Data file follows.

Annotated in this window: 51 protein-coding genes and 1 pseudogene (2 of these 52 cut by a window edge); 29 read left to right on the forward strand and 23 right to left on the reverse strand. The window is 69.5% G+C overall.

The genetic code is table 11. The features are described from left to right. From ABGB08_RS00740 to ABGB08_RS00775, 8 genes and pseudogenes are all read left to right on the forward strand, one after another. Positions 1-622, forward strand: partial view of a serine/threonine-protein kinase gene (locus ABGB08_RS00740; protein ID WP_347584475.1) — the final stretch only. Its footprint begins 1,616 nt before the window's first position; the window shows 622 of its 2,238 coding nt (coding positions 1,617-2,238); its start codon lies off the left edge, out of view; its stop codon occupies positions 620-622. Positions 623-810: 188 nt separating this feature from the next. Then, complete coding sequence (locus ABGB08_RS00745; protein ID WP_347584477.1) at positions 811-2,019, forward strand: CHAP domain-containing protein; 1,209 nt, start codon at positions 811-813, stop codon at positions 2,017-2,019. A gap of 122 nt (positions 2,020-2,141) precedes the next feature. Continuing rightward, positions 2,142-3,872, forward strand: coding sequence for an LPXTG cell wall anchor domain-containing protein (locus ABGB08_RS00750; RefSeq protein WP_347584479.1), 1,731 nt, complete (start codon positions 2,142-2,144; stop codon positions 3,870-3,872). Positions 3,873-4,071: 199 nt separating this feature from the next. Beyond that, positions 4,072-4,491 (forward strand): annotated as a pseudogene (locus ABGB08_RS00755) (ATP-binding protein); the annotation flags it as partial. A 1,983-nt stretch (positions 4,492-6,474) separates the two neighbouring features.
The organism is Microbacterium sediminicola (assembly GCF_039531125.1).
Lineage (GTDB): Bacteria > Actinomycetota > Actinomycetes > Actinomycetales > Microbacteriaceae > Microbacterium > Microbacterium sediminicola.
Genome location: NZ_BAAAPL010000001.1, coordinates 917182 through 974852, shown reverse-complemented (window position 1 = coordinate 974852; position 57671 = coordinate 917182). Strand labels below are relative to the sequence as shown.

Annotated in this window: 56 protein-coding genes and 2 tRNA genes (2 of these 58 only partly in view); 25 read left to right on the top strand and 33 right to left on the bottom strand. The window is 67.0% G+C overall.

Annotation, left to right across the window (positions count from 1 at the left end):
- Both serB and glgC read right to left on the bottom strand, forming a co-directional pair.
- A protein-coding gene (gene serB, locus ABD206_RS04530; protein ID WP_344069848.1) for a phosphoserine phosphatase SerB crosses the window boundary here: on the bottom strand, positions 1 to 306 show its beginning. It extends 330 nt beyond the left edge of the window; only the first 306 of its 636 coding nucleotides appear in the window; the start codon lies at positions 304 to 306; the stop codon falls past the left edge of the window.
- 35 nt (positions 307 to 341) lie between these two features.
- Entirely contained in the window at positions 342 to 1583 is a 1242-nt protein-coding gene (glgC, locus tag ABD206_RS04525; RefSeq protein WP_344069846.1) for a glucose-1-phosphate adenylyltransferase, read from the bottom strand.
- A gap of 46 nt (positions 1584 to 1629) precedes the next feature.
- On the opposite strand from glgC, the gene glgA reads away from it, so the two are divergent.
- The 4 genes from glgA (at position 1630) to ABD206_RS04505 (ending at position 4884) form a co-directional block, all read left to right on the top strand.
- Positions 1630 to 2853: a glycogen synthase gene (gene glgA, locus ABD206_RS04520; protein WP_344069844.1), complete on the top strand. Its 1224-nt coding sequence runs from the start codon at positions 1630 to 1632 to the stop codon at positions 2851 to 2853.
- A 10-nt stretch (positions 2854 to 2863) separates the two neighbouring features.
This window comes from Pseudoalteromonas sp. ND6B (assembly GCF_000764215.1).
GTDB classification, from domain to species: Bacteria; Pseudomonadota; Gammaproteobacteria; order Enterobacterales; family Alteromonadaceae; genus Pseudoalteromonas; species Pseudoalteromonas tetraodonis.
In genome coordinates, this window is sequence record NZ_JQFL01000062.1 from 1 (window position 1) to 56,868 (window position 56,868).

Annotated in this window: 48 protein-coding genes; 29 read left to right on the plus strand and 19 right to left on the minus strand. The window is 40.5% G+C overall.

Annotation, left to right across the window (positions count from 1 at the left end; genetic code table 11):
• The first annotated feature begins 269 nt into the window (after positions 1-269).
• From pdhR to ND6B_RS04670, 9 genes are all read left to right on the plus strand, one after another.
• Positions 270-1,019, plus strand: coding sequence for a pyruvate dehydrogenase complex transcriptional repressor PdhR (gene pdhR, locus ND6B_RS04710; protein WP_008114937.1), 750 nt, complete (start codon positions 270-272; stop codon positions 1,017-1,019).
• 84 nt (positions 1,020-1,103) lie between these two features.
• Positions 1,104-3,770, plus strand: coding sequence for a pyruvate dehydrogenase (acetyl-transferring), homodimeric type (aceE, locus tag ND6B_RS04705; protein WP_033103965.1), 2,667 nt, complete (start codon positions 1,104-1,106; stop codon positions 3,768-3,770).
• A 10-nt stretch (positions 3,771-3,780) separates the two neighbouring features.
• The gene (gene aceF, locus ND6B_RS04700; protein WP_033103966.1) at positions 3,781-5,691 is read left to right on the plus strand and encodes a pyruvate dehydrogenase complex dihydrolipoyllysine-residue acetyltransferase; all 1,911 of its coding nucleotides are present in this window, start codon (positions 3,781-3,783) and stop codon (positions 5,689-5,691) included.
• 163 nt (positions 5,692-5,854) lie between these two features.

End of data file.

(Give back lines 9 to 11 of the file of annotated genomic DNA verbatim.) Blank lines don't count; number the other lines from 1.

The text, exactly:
- A protein-coding gene (gene serB, locus ABD206_RS04530; protein ID WP_344069848.1) for a phosphoserine phosphatase SerB crosses the window boundary here: on the bottom strand, positions 1 to 306 show its beginning. It extends 330 nt beyond the left edge of the window; only the first 306 of its 636 coding nucleotides appear in the window; the start codon lies at positions 304 to 306; the stop codon falls past the left edge of the window.
- 35 nt (positions 307 to 341) lie between these two features.
- Entirely contained in the window at positions 342 to 1583 is a 1242-nt protein-coding gene (glgC, locus tag ABD206_RS04525; RefSeq protein WP_344069846.1) for a glucose-1-phosphate adenylyltransferase, read from the bottom strand.